From the Publisher
Are you afraid of intimacy?
Do you fear commitment?
Or do these questions make you think of someone close to you? If you (or someone you know) would reply "True" to the following statements, this book is for you.
True or False:
1. The best way to make up after an argument is sex.
2. My favorite way to celebrate is by having sex.
3. Sex is my preferred method of easing my mind and relaxing.
4. Coming from a girlfriend/wife, the words "We need to talk" make me uncomfortable.
5. For an evening to be intimate, it must involve sex.
6. A man should always earn more than his wife/girlfriend.
7. Married women shouldn't want or need to work.
8. It's my job to do the driving when I'm with a woman.
9. Birth control is only the woman's concern.
10. Women need a man's help when making big decisions.
See inside for the rest of the quiz...
Publishers Weekly - Publisher's Weekly
In his third book, popular motivational speaker and author July (Brothers, Lust and Love) tackles the difficulties many men encounter with commitment--to themselves and others. Opening with a quote from Buddha challenging the reader to become "the noblest victor" by conquering himself, July asserts that men need to acknowledge, understand and learn how to process their emotions in healthy ways. Borrowed from Frank Baum's The Wizard of Oz, the term "Tin Man" describes those who embrace the destructive cultural truism that a man's worth is based on his ability to conquer and control other people through sex, money, physical power or manipulation. Describing himself as a recovering Tin Man, July humorously relates how he neglected a broken finger out of a desire to avoid looking like a "sissy," and questions why it often takes life-threatening crises to prompt men to recognize that their macho attitudes are killing them. While generally careful not to point fingers, July contends that women are sometimes willing participants in the macho male belief system, encouraging some of the negative behavior in men that they claim to hate. He suggests that kicking out the Tin Man is essential not only for developing healthy romantic relationships but for maintaining good male friendships, which he believes can be superficial when friends fear appearing weak. Packed with solid insights and written in a brother-to-brother style that won't alienate women, July's latest effort reinforces his position as a cool-headed referee in the battle of the sexes. Author tour. (Jan.) Copyright 1999 Cahners Business Information.
Read an Excerpt
Whenever the subject of relationships comes up, many women ask why so many men can connect physically or on the surface, but avoid deep levels of genuine intimacy. Frustrated, many women create their own answers to these questions. They say "men only want sex. They're designed that way." But it is that simple? Are men just emotionally numb robots who have no feelings and live for sex?
There are few things more dangerous than broadly brushed generalizations. First, men aren't avoiding intimacy. Second, men are individuals and have to be approached as such. We're human beings with spirits first, then men. We are not only capable of achieving intimacy, we're equipped and designed for it.
But if that is the case, why do so many men avoid intimacy? The answer to that question can be found in society's age-old beliefs about manhood. Our society has long supported the view that being a man means we have to conquer and control; make lots of money; have lots of women. Men must also learn to ignore physical or psychological pain; we pretend we don't have emotions. We men are groomed to only experience half of ourselves. But just because we've been trained that way doesn't mean that it's right or the best pattern by which to conduct our lives.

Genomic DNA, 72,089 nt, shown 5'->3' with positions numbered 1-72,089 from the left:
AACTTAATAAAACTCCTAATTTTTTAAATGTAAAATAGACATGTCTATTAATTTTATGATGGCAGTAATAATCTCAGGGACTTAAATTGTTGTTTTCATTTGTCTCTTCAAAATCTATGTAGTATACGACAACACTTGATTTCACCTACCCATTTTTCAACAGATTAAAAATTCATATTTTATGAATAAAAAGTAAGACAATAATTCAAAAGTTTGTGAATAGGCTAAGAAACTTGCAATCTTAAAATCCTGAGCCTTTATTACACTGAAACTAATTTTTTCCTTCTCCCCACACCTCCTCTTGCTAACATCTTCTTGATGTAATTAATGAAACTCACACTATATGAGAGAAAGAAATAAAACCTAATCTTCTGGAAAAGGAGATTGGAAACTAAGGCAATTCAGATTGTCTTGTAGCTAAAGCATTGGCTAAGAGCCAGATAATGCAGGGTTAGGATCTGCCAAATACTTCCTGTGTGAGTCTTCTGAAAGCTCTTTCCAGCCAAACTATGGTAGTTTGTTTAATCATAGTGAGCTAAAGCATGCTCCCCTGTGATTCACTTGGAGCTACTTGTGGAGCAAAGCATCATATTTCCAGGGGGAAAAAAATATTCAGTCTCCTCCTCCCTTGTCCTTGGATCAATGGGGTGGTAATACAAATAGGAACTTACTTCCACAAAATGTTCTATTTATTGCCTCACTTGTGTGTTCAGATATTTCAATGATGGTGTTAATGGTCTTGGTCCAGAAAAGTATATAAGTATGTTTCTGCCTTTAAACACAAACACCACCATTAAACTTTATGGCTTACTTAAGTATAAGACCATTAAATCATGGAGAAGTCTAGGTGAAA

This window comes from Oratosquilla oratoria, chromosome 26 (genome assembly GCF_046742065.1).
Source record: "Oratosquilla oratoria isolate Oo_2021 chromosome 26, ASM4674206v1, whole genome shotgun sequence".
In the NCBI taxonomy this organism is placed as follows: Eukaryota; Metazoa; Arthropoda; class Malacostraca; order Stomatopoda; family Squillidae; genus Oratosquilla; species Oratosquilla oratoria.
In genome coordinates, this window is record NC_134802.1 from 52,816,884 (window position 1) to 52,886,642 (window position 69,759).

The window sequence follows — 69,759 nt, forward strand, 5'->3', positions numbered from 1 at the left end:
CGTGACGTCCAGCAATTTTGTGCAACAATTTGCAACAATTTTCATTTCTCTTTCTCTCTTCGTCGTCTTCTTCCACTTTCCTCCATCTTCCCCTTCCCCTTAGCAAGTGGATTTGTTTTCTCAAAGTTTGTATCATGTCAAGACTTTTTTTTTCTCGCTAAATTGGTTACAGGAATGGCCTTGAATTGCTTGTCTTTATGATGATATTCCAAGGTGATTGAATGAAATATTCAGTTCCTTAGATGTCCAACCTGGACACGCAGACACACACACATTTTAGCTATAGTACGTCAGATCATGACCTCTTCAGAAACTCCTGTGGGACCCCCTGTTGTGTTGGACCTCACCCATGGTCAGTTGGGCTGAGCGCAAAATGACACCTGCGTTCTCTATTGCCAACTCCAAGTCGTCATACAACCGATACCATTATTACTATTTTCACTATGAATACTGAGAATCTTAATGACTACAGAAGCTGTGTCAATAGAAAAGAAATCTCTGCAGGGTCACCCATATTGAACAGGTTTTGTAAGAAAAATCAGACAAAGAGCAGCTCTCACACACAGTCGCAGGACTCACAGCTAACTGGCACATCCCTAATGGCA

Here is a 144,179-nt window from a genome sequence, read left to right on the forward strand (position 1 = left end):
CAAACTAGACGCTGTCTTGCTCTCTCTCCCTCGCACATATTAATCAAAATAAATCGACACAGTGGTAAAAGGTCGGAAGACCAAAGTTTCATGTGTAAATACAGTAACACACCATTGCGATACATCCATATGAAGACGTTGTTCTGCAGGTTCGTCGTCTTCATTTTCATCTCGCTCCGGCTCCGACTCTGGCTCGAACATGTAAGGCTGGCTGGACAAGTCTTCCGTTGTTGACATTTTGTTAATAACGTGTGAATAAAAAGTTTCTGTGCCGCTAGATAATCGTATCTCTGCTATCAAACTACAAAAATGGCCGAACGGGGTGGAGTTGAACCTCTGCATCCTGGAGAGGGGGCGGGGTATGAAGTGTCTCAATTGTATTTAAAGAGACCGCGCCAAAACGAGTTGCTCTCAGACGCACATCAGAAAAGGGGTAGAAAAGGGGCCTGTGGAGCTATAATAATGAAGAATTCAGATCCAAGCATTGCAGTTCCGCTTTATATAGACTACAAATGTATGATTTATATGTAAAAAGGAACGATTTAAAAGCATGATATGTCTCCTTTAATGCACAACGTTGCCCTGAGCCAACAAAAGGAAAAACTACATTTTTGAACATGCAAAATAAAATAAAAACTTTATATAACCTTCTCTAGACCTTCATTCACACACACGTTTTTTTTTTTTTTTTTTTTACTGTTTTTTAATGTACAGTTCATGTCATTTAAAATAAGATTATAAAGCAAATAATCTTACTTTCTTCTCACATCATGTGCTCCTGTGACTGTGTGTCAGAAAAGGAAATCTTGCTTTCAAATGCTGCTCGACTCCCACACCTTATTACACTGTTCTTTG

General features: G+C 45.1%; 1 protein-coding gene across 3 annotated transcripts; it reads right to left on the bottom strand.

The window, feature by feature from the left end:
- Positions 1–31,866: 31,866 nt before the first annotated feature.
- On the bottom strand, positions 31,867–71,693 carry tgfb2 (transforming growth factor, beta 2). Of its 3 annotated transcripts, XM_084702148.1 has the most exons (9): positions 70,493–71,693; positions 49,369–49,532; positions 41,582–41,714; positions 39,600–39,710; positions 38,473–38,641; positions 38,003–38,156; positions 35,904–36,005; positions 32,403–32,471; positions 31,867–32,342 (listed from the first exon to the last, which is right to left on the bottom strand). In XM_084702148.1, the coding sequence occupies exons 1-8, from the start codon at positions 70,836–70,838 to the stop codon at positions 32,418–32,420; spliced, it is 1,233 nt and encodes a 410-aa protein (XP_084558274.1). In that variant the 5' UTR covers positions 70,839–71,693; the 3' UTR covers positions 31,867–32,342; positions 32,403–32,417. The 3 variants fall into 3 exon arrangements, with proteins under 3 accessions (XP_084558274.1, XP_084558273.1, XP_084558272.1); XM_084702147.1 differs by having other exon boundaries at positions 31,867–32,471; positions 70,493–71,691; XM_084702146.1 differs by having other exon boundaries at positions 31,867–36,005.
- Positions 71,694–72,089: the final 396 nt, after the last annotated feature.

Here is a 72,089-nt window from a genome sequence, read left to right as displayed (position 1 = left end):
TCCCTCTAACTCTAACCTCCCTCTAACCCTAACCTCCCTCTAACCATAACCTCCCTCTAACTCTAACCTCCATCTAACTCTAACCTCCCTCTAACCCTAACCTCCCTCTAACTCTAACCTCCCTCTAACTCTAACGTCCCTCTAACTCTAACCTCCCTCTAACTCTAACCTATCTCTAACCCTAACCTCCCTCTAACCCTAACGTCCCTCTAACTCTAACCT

Many of us have felt the strain of the warrior mentality wearing us down and unraveling our lives. When I was on the road promoting Brothers, Lust, and Love, I recall a conversation I had with a radio producer in between segments. He asked me what my next book, Understanding the Tin Man, was about. I said, "It's about how some men avoid intimacy because we've been taught that our manhood is defined by our ability to dominate and have power over our surroundings. Intimacy is the opposite of that: It involves interdependence and sharing. Since most men have been trained to maintain control at all times, we tend to avoid intimacy. But by denying our own emotions and feelings many of us travel down a self-destructive path that leads to promiscuity, addiction, neglect of our health, and overall unhappiness. After we wear ourselves out, we realize there's something missing and decide we need to establish a new and healthy approach to life." I thought the rugged producer would be turned off by the idea of men needing to be more sensitive and connected to their lives, but I was wrong. He nodded his head in agreement. Then he stroked his beard and uttered a deep "Mmm hmm ... You're right. I know exactly what you mean."
I've had that same reaction from men of all ages, incomes, and ethnic backgrounds every time I bring up the topics in Understanding the Tin Man; we all feel that our lives and relationships must change, but we haven't given ourselves permission to break out of the mold. Society hasn't allowed us the freedom either, and so we remain the same and we live by a definition of manhood that leaves us stressed out. We then seek solace in sex, money, drinking, getting high, or develop an insataible desire for power and control. But those things only lead to more of nothing. Some men can never have enough alcohol, drugs, sex, money, or power to make them feel complete. We have to turn the equation inside out; develop what's on the inside. By putting out lives in balance and developing the right perspective, we can enjoy our lives with increased health and prosperity.